Analog I personally can't stand — I subscribed for a year in high school, and it's very much SF in the "engineering/science porn" sense, stories where the scientific or science fictional aspect is the point and the characters are secondary, which I don't hugely care for. For a while I thought F&SF was the best SF magazine available, but it seems to feature stories written for (and generally by) old straight white men, so I got bored with it after six months or so. It's fine in moderation, but reading what feel like the same stories month after month gets old. Asimov's is the only one I read regularly any more — more women writers, writers of color, and not-straight writers and characters (though by no means all), which is to say, more writers writing stories I find interesting. Generally speaking, Asimov's seems to run more stories that make me catch my breath or think or that stick with me for a while. Its stories also seem much more likely to be nominated for Hugo awards over the past five years or so (followed by F&SF, followed distantly by Analog), which are nominated by the membership of that year's Worldcon, which suggests that the bulk of people in SF fandom who read SF short-story magazines read Asimov's. Asimov's also seems to run more writers I've heard of outside the pages of the magazine — Elizabeth Bear, Charlie Stross, Mary Robinette Kowal — though of course when F&SF or Analog runs a Joe Haldeman or Geoffry Landiss story, I'll pick it up and read at least that one.

the stories themselves

It's hardly a representative sample, but here are some of what I think are the better stories that have run in Asimov's recently, with links to full or partial versions online where I could find them:

  • "Shoggoths in Bloom", by Elizabeth Bear (full), published in the March 2008 Asimov's, which won the Hugo for Best Novelette in 2009.
  • Pelago (preview), by Judith Berman, a novella published in the February 2009 Asimov's. One of the very few novellas in Asimov's I found interesting enough to read, and it utterly captivated me.
  • "Sleepless in the House of Ye", from the July 2009 issue, which also blew me away with its alienness. The only thing I can think to compare it to is Amy Thomson's The Color of Distance.
  • "Shoes-to-Run", also in the July 2009 issue, and "As Women Fight", from the December 2009 issue, both by Sarah Genge and both dealing with gender issues.
  • "SinBad the Sand Sailor", from the July 2009 issue, for a very different take on gender issues, and also a neo-pulp style story, just to give a sense of the gamut the magazine runs.
  • "Bridesicle", by Will McIntosh, from the January 2009 issue, on a potential unintended consequence of cryogenics.
  • "Conditional Love", by Felicity Shoulders, on unintended consequences of human genetic engineering, and "Marya and the Pirate", by Geoffry Landiss (preview), which is a fun widescreen space opera story, both in the January 2010 issue.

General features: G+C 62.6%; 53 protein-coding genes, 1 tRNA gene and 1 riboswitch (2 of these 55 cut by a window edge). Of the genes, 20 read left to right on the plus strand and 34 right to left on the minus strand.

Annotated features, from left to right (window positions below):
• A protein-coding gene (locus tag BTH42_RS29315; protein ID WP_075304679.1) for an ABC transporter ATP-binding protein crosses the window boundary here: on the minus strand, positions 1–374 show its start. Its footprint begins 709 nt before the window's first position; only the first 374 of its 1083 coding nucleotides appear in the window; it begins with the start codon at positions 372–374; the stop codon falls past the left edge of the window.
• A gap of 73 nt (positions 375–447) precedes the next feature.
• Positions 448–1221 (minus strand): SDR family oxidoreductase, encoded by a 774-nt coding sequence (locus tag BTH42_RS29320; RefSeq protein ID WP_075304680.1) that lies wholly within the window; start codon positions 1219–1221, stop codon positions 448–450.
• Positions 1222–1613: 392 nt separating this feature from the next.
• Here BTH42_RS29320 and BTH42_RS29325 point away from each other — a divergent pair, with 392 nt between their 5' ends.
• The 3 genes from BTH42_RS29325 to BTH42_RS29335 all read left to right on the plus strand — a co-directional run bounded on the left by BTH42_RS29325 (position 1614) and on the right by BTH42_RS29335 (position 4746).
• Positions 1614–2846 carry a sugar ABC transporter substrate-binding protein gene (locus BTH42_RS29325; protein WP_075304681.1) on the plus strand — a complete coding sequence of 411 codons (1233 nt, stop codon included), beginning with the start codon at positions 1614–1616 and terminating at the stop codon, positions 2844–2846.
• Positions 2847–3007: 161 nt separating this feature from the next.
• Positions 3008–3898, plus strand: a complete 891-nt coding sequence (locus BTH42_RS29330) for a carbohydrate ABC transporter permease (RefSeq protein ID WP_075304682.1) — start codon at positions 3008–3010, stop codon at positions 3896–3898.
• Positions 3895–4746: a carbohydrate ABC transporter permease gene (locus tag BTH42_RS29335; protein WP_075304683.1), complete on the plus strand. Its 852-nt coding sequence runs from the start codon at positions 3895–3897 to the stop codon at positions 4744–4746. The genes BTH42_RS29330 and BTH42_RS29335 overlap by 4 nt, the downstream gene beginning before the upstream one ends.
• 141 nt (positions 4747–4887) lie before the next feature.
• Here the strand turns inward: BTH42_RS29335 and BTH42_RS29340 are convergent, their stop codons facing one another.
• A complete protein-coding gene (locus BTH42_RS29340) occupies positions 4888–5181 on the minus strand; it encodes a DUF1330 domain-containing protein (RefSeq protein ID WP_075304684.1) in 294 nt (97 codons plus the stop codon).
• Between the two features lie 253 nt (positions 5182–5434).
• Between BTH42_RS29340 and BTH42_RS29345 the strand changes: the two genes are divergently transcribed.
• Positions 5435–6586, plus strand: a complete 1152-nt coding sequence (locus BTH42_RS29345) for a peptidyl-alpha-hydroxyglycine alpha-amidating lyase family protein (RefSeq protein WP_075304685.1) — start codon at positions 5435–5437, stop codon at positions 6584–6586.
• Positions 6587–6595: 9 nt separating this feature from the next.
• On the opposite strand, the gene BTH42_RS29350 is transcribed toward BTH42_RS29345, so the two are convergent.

• "Helping them Take the Old Man Down", by William Preston (preview) in the latest issue (March 2010), is a brilliant superhero deconstruction.

Looking back over the year's stories, I find myself remembering a lot of the stories from Asimov's I don't mention here as "well, this one had an interesting premise but fell down in execution" and so on, though there are some which I remember as "I completely skipped this one" or "I completely hated this one". Everything the magazine publishes isn't to my liking, but I find the hit rate a lot higher than the other magazines. Certainly some of the stories make me uncomfortable, sometimes in useful ways and other times not. ("Bridesicle" above is a prime example of the former.)

what else is there

In addition to the Big Three, there are also a number of smaller magazines and online things, some of which are free — Strange Horizons (the granddaddy of online SF magazines), Jim Baen's Universe (online), Orson Scott Card's Intergalactic Medicine Show (online), Electric Velocipede (offline), Lady Churchill's Rosebud Wristlet (offline), Abyss and Apex (online), Apex Magazine (both?), Realms of Fantasy (offline)… The list is pretty long, and getting longer. Lady Churchill's Rosebud Wristlet is the only one I read regularly. There's also the New York Review of Science Fiction, which is the literary criticism magazine of science fiction (yes, really), though there's also a lot of litcrit, book reviews, and original short fiction online at Tor.com, a SF community site run by one of the major genre publishers.

If you're looking for short fiction with more of a continuing storyline, there's Shadow Unit, which is a free online serial fiction project structured sort of like a television show, except with short stories (and apparently soonnow a novel???). It's a police procedural-meets-the-X-files with excellent characters and brilliant writing, it's awesome (though I'm not caught up on season 2 yet), and it's inspired me to check out the other work of the people involved. And then there are webcomics, which are predominantly SFnal. At some point science fiction conquered the world, and it's taking SF fans a little while to notice and adjust to that fact. 🙂

So there's a lot of material available, and that's some of what I enjoy. Happy reading!